Thursday, January 19, 2012

Beginning on a Great Ending - #50

STORY: “The Last Worders” by Karen Joy Fowler – It’s so cool that you can read it here, isn’t it?

FROM:  WHAT I DIDN’T SEE (Small Beer Press, 2010)

BASICALLY:  The narrator and her twin sister are searching for the boy they both loved in high school.  Precisely the same in every thought, wish, and fear, the sisters have agreed that the boy must be the one to choose between them.  They arrive by train in remote San Margais, where he’s recently been spotted at the Last Word Café, a venue infamous for its Poetry Slam. To the death.  But the locals evade all their questions about the place.  Amid anecdotes about San Margais’ curious history (its stain of slavery, an exquisite poet, and the despotic ruler that erased her every poem from living memory), the narrator is stunned to discover that her twin can still surprise her.

In THE LIE THAT TELLS A TRUTH: A GUIDE TO WRITING FICTION (a book I like quite a lot), John Dufresne counsels writers, “You start your ending when you write the first line of the story.”  It’s true in a very literal way (you know, just like the cheerful notion that every single breath you take is one breath closer to your last), but I prefer to think about it as an approach to beginnings.  Some stories seem one way throughout, but take on an entirely new meaning once we’ve reached the end.  And holy crap, how I love to read a story like that—I’m participating in it because not just the characters, but also I, the reader, have changed.  “The Last Worders” is a fantastic example of this kind of story.  Here’s the opening paragraph:
Charlotta was asleep in the dining car when the train arrived in San Margais. It was tempting to just leave her behind, and I tried to tell myself this wasn’t a mean thought, but came to me because I, myself, might want to be left like that, just for the adventure of it. I might want to wake up hours later and miles away, bewildered and alone. I am always on the lookout for those parts of my life that could be the first scene in a movie. Of course, you could start a movie anywhere, but you wouldn’t; that’s my point. And so this impulse had nothing to do with the way Charlotta had begun to get on my last nerve. That’s my other point. If I thought being ditched would be sort of exciting, then so did Charlotta. We felt the same about everything.
(Spoiler-Avoidance Reminder: You can totally go read the whole thing for yourself at Lady Churchill’s Rosebud Wristlet before I ruin everything.  Okay?  Okay.)

You guys, this is a brilliant first paragraph.  There are SO many things right about it.  I will use a handy bulleted format to break it down.
  • We get the narrator’s particular voice right off—conversational, kind of wry and dark (“It was tempting to just leave her behind”), but prone to equivocation.  We’re not sure where she stands, morally speaking.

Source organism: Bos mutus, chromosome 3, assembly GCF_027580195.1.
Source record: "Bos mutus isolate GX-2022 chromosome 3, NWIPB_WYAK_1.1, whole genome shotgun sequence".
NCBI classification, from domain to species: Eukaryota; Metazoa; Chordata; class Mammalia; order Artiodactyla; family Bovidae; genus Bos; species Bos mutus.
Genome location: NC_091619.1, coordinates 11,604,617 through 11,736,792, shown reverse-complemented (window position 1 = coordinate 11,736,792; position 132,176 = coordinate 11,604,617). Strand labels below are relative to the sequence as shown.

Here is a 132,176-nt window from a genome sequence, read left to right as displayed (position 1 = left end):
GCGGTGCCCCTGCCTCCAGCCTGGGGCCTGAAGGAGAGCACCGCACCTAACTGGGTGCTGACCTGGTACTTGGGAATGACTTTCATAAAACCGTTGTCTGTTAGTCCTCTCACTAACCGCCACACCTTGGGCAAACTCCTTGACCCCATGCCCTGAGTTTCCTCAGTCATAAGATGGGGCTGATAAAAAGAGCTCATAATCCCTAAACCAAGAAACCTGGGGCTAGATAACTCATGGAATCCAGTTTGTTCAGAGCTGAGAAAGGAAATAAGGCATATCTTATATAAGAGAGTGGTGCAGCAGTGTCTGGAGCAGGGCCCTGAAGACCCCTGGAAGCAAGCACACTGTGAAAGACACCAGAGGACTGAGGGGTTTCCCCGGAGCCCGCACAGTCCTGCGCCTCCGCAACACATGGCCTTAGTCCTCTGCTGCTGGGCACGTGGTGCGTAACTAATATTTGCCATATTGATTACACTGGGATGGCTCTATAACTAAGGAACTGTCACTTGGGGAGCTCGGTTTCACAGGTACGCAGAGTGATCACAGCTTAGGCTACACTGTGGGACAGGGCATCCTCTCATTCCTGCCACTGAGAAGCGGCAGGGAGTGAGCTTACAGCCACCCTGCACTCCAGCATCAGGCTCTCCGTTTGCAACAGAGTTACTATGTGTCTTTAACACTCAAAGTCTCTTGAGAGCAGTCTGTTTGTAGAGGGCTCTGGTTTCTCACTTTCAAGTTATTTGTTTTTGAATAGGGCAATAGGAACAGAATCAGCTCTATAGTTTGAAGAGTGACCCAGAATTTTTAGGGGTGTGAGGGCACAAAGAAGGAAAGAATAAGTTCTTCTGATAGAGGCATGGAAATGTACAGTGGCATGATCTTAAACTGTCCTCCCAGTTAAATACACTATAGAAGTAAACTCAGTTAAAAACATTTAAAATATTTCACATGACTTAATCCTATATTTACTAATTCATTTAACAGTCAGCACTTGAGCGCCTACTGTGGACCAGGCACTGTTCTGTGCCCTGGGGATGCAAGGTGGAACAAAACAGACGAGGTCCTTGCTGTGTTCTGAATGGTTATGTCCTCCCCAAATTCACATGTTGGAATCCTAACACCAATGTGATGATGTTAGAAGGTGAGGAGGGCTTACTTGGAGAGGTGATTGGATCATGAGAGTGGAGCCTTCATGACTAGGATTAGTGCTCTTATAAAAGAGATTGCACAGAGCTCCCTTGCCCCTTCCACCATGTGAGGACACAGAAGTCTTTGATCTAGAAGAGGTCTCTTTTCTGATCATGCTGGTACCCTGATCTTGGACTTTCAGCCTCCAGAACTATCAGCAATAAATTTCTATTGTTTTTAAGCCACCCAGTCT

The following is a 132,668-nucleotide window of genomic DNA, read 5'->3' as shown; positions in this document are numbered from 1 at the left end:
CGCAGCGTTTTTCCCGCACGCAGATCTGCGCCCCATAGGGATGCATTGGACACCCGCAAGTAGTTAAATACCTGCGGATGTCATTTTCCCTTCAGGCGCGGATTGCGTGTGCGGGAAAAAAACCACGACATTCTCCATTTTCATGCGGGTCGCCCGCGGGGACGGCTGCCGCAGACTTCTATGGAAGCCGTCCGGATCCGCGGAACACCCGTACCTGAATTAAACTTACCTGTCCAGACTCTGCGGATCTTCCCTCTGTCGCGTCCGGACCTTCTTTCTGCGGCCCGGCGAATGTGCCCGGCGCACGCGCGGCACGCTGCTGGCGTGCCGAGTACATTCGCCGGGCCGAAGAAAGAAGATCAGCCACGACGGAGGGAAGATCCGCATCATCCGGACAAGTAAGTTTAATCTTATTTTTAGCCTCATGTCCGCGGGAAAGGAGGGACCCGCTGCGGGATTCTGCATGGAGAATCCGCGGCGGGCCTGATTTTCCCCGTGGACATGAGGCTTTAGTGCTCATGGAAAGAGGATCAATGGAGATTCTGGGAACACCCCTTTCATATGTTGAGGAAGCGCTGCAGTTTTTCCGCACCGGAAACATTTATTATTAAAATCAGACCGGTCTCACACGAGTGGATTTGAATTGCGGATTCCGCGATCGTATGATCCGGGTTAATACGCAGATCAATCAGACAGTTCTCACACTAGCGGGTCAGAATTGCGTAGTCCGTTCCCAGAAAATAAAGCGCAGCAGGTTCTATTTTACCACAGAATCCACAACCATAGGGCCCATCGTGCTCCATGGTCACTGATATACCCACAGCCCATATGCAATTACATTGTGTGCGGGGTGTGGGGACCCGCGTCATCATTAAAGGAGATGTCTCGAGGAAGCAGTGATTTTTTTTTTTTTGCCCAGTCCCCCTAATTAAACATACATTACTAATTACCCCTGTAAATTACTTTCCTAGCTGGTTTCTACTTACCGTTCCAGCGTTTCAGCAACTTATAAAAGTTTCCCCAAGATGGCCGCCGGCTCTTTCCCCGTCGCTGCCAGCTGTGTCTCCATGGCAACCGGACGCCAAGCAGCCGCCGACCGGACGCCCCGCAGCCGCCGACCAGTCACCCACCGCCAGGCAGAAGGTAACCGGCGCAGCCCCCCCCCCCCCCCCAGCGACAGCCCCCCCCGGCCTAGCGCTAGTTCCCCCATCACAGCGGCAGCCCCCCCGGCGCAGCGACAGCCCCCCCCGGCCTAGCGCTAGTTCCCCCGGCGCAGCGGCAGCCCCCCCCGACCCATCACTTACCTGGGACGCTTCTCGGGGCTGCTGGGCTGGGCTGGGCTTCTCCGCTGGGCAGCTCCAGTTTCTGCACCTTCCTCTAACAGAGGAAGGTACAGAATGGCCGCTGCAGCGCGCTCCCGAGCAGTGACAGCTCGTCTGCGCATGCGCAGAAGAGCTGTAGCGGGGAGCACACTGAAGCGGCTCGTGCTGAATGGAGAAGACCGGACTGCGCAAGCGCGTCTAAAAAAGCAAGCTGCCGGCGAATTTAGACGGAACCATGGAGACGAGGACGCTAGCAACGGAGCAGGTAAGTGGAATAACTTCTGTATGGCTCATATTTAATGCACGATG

• Charlotta’s name gets mentioned three times right off the bat, which, considering her importance, is no accident.  We’re immediately introduced to the way that her thoughts and the narrator’s thoughts are so intertwined as to be nearly indistinguishable.  Most crucially, the tension between the sisters is already seething.
  • Not just tension, either.  Thoughts of abandonment.  Competition.  Acting on impulse.
  • And the setting?  On a train, traveling to a remote place called San Margais.  The train evokes romantic travel scenes of yore, but then the narrator muses about “the first scene in a movie,” so we know it’s more or less modern.  The atmosphere here, as in the rest of the story, is steeped in desire and insecurity and a heady sense of adventure.
  • Basically, this paragraph is a microcosm of the whole story.
  • And the big thing, the main number one thing, is that all this information is conveyed without the sentences seeming to do anything at all except provide a beginning.  There’s nothing beating a reader over the head with its self-conscious cleverness, no blinking neon sign imploring us to TAKE NOTE IMPORTANT FOR LATER, nothing to suggest that this paragraph contains anything at all except vital narrative that eases us into the story.
But the entire ending is encased in the thoughts that begin the story.  The abandonment of one sister by the other does actually take place—what’s so fascinating, of course, is that it means the narrator was right: the twins really do think exactly alike.  She’s right and yet she’s wrong, because one of the story’s last lines is her claim, “I would never have done to Charlotta what she had done to me.”  So is she an unreliable narrator or a reliable one?  Every piece of the story must be reconsidered in the light of the ending—all the characters’ vagaries and biases take on new weights as we mull over the evidence.  The story’s final image, with the narrator climbing the interminable stone steps from the gorge and arriving at the top alone, in the dark, also recalls the beginning’s sense of adventure while simultaneously changing its meaning.  Karen Joy Fowler uses her beginning and her ending to form a circular kind of structure in her story, and man, it’s a powerful technique. 

* * *

Soooo…Hi.  It’s been a while.  Like, a big little while.  I’ve missed my lovely readers (the few, the delightful, the fairly nerdy) and the indulgence of an outlet for my incurable over-analysis.  Stupid life, getting in the way of my blogging.  Still, Story Number Five-Oh is an exciting place to pick up the thread in an exciting new year, and even if I might have to change the name of this blog to A Hundred Stories in About a Year and a Half Or Maybe Two But I’m Not Promising Anything, I hope you’ll continue to hang out and enjoy the journey with me.  I revamped a couple of things (see, for example, the new page of Optional Explanations) so please do take a look around and let me know if I broke anything else on the blog in the process.


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